Pricing your work:
The big question is how to price your work. The way I do it is to have the pattern in hand. Then start a stopwatch, get the wood, keep track of supplies used, apply the pattern, drill, cut, sand, and finish, then stop the stopwatch. Now I have a time that it took to complete this project. And I can figure the materials I have used and their cost. My time is figured at a per minute rate, so we multiply the minutes times the labor cost and add the material cost for a selling price.
Don't forget to figure your fixed expenses into the labor cost. If your heat, electric, rent, insurance, phone and overhead cost you $300 a month , figure 160 hours of work an average ( 4-40 hour weeks ) and dividing that out makes it about $1.88 per hour to pay overhead, so add that to your wage. You may have more or less overhead depending on the setup of your business.
To figure a per minute rate I started by keeping the time and material cost figured out. Then looking at the finished piece, thinking it should sell for ($20). Take that $20, subtract material cost and what is left is your labor cost. Divide the labor cost by the minutes used to do the piece and you have a per minute rate. After figuring selling prices on different pieces, you will find a good average rate to charge. In the beginning I didn't do this and found that some items sold so well that all my time was spent keeping up on them. After figuring the price this way on those items I discovered that those taking all my time weren't paying much. I was working for a lower labor rate on some items and higher on others. And you can bet that customers figured out real fast those that were under priced. Why spend time making items for $8 per hour when items making you $12 per hour sell too, but you don't have the time to make many of the $12 items because the demand for the $8 items keeps you too busy. In time you will learn to use your time to the best cost advantage.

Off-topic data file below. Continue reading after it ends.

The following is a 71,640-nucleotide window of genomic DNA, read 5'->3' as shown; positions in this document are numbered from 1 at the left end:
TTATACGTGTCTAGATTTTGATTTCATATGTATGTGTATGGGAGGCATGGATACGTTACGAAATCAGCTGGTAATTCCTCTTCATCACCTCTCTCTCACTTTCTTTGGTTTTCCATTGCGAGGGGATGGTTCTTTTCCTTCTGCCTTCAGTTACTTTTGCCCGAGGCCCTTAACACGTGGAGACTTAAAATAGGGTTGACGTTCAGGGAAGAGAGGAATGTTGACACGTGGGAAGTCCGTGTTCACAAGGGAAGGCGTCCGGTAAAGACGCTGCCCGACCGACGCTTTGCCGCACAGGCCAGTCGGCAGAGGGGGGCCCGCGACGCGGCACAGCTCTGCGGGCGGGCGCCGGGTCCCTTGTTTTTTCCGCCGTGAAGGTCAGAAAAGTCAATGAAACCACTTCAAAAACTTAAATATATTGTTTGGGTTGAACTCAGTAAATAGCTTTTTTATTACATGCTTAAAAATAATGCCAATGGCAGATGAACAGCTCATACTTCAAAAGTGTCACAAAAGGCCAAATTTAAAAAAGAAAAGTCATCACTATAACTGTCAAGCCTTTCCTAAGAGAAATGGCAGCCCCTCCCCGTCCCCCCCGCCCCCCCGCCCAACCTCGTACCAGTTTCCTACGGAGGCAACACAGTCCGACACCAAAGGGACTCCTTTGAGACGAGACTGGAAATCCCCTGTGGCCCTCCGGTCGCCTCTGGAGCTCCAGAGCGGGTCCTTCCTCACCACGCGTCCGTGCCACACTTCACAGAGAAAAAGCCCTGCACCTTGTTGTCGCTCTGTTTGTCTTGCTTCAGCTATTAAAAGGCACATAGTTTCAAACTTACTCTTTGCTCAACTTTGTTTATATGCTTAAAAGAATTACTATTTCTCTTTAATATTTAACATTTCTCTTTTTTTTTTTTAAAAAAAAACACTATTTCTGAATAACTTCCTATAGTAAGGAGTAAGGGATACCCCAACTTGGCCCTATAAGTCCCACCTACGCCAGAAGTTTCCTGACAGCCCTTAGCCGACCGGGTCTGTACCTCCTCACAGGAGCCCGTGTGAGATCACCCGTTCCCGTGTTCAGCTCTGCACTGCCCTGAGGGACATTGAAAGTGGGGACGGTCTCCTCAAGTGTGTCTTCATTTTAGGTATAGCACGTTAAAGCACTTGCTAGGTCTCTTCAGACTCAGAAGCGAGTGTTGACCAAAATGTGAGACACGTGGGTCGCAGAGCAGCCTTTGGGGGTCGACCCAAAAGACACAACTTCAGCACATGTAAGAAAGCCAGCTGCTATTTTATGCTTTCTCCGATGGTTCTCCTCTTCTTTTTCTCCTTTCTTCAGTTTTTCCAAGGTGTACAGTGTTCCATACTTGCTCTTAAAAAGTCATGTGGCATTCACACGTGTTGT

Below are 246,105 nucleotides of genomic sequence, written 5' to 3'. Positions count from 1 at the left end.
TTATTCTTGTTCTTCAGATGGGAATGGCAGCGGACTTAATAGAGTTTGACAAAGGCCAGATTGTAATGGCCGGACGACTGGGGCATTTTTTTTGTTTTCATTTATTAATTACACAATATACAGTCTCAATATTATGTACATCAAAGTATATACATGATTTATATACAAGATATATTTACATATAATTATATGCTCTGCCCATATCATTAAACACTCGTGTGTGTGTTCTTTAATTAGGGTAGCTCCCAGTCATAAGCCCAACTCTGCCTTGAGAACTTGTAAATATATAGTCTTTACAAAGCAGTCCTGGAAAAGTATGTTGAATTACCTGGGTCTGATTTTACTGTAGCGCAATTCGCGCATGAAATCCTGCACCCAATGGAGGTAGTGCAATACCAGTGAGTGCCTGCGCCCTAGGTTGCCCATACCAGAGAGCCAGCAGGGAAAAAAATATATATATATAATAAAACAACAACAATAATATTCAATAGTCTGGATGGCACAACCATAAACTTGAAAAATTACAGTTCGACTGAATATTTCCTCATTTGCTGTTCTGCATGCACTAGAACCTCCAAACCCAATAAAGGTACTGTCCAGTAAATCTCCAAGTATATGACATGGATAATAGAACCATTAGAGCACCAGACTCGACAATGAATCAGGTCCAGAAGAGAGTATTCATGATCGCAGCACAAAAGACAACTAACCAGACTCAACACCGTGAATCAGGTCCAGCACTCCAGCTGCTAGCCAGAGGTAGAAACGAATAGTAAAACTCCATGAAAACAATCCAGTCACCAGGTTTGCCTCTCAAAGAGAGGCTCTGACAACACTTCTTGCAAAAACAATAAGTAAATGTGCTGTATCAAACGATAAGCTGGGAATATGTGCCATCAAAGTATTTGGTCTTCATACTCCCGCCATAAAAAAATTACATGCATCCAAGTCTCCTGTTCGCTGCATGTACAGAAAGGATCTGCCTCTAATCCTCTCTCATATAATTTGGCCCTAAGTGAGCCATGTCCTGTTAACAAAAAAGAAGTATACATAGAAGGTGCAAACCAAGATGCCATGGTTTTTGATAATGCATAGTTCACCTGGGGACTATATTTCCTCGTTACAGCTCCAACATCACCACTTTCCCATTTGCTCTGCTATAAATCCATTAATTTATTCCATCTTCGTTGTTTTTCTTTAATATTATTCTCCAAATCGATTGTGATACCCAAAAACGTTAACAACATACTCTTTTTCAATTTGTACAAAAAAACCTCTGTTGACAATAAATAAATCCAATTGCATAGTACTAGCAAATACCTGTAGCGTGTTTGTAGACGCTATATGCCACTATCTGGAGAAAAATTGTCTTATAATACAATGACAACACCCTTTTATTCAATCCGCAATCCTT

Periodically take an item you made earlier in your pricing and recheck it. You will find that it probably doesn't take you as long to make it now that you are more experienced and have learned faster ways to do things. On those items your per minute labor rate increased because you are now faster. Increase your labor rate on new projects to match that of the other items that you sell. Whenever I sell more than I can cut it's time to raise the price. Raising prices is the best way to control the amount of work you have backed up all the time. Working this way I started at $8 an hour and now because of the increase in speed I make $28 per hour on projects.
MORE SHORT TIPS
Let's look at some other approaches to pricing your work. Some have suggested to go two or three times the cost of the material. On some of the small simple things this may work just fine. But if you get into intarsia, or big clocks , you will soon find that this does not pay very well for the time spent.
There are some that feel that at a craft show $20 is the limit people will spend. So they redesign all their patterns so that they can be cut at a profit for $20. By dropping out some of the interior cuts and burning , painting, or magic marker for the detail, you can cut time. The finished product is also not the same as the original design but it has the same concept and takes less time to make. Less time means less labor, so a cheaper product that is similar to the one in the next booth that was done by the pattern and selling for a lot higher price. Customers look at price before quality in some cases.